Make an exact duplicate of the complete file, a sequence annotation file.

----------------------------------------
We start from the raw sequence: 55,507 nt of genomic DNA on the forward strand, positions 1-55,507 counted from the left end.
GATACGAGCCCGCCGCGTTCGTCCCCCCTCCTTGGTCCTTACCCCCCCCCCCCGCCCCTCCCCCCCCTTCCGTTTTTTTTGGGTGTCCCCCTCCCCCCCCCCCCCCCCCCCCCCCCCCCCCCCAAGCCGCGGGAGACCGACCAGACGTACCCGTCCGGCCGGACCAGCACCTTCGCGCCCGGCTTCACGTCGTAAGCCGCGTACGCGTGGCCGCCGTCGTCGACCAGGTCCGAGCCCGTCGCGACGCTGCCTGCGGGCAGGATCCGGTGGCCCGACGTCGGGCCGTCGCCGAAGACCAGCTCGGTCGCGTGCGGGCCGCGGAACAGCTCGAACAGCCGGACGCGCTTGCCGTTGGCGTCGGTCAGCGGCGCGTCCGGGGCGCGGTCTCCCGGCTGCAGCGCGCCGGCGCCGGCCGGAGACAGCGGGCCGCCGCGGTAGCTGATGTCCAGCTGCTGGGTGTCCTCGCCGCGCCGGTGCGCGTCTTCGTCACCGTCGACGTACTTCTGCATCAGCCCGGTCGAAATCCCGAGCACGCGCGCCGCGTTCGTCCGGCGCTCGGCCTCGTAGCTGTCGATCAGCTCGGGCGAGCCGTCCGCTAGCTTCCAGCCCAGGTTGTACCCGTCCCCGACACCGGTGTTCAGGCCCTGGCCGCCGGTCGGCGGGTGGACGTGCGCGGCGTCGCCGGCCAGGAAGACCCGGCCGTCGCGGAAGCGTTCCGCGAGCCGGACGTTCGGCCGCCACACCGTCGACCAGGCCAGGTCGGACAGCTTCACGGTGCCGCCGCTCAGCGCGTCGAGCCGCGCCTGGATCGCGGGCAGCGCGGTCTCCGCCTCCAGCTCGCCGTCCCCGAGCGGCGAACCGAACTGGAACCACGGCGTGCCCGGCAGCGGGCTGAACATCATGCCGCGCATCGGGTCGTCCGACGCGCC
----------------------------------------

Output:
We start from the raw sequence: 55,507 nt of genomic DNA on the forward strand, positions 1-55,507 counted from the left end.
GATACGAGCCCGCCGCGTTCGTCCCCCCTCCTTGGTCCTTACCCCCCCCCCCCGCCCCTCCCCCCCCTTCCGTTTTTTTTGGGTGTCCCCCTCCCCCCCCCCCCCCCCCCCCCCCCCCCCCCCAAGCCGCGGGAGACCGACCAGACGTACCCGTCCGGCCGGACCAGCACCTTCGCGCCCGGCTTCACGTCGTAAGCCGCGTACGCGTGGCCGCCGTCGTCGACCAGGTCCGAGCCCGTCGCGACGCTGCCTGCGGGCAGGATCCGGTGGCCCGACGTCGGGCCGTCGCCGAAGACCAGCTCGGTCGCGTGCGGGCCGCGGAACAGCTCGAACAGCCGGACGCGCTTGCCGTTGGCGTCGGTCAGCGGCGCGTCCGGGGCGCGGTCTCCCGGCTGCAGCGCGCCGGCGCCGGCCGGAGACAGCGGGCCGCCGCGGTAGCTGATGTCCAGCTGCTGGGTGTCCTCGCCGCGCCGGTGCGCGTCTTCGTCACCGTCGACGTACTTCTGCATCAGCCCGGTCGAAATCCCGAGCACGCGCGCCGCGTTCGTCCGGCGCTCGGCCTCGTAGCTGTCGATCAGCTCGGGCGAGCCGTCCGCTAGCTTCCAGCCCAGGTTGTACCCGTCCCCGACACCGGTGTTCAGGCCCTGGCCGCCGGTCGGCGGGTGGACGTGCGCGGCGTCGCCGGCCAGGAAGACCCGGCCGTCGCGGAAGCGTTCCGCGAGCCGGACGTTCGGCCGCCACACCGTCGACCAGGCCAGGTCGGACAGCTTCACGGTGCCGCCGCTCAGCGCGTCGAGCCGCGCCTGGATCGCGGGCAGCGCGGTCTCCGCCTCCAGCTCGCCGTCCCCGAGCGGCGAACCGAACTGGAACCACGGCGTGCCCGGCAGCGGGCTGAACATCATGCCGCGCATCGGGTCGTCCGACGCGCC